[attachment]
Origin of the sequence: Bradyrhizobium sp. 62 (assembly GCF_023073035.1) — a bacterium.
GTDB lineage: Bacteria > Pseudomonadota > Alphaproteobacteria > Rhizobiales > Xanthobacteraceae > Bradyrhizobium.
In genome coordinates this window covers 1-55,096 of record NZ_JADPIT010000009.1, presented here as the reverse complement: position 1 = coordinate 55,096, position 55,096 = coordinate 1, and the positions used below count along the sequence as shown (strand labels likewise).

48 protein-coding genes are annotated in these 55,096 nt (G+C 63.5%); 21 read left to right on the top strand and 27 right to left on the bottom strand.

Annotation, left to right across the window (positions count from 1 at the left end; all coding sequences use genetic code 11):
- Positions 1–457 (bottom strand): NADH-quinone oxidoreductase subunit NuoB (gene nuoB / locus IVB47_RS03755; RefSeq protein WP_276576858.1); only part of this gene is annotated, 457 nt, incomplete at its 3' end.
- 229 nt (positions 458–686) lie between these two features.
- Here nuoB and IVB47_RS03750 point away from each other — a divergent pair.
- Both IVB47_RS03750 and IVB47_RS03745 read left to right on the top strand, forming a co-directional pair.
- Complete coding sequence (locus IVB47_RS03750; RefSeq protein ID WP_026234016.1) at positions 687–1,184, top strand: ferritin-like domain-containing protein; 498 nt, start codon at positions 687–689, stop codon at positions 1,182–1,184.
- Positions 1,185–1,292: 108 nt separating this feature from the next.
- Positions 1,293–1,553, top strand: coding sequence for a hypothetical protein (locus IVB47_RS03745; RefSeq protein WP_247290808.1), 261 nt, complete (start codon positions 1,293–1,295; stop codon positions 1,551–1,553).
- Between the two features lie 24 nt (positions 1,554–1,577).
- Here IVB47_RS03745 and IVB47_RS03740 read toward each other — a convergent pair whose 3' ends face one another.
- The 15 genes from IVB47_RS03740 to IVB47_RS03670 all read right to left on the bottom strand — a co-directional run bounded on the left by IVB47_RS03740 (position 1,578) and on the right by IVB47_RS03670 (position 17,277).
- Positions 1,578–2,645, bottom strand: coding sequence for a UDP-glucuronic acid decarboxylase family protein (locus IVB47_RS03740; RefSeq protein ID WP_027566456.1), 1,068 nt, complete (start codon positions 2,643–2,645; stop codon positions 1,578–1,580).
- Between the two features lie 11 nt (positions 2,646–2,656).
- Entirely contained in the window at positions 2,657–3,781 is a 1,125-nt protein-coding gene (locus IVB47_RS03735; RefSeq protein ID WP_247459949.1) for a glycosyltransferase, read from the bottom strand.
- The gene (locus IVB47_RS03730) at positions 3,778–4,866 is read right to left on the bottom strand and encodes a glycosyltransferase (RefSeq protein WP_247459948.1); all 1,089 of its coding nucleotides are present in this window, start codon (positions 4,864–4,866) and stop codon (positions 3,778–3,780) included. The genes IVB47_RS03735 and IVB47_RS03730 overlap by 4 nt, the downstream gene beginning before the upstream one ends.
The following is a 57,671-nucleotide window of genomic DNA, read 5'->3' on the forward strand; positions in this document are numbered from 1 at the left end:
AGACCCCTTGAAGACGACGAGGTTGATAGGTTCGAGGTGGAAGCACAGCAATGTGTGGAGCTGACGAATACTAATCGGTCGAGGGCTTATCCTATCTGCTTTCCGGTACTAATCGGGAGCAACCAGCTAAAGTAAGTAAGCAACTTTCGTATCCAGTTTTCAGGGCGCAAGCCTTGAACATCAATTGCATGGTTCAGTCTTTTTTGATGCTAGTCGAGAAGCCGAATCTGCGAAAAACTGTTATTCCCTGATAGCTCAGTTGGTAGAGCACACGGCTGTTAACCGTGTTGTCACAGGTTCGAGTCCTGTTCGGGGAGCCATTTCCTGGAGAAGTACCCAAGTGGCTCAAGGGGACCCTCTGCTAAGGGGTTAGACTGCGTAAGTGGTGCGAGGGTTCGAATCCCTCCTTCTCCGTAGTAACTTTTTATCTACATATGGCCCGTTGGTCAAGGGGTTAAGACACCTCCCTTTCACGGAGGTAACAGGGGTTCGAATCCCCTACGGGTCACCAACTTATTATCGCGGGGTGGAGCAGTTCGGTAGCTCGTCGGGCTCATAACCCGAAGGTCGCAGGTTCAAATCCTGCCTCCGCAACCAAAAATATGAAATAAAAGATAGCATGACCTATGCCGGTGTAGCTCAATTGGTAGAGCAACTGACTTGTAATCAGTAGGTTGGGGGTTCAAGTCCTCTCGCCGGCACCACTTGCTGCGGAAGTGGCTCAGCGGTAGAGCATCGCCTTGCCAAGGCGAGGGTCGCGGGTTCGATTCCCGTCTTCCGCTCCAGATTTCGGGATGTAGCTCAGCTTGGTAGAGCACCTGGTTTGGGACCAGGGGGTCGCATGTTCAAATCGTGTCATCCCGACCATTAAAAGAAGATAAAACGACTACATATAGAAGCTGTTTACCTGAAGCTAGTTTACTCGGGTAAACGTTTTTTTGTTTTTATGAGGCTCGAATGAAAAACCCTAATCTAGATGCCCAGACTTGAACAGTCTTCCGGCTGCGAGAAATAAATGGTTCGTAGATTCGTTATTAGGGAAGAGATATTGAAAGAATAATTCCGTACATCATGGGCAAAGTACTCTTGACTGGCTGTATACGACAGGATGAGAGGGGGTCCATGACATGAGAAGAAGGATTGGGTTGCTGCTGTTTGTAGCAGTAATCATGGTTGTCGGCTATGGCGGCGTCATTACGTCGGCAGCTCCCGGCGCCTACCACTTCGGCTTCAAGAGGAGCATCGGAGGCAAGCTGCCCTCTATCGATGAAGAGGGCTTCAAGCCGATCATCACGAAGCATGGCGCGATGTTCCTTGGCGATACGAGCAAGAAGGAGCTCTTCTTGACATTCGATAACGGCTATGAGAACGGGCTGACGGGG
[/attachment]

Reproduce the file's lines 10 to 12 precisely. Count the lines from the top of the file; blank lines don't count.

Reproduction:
- Complete coding sequence (locus IVB47_RS03750; RefSeq protein ID WP_026234016.1) at positions 687–1,184, top strand: ferritin-like domain-containing protein; 498 nt, start codon at positions 687–689, stop codon at positions 1,182–1,184.
- Positions 1,185–1,292: 108 nt separating this feature from the next.
- Positions 1,293–1,553, top strand: coding sequence for a hypothetical protein (locus IVB47_RS03745; RefSeq protein WP_247290808.1), 261 nt, complete (start codon positions 1,293–1,295; stop codon positions 1,551–1,553).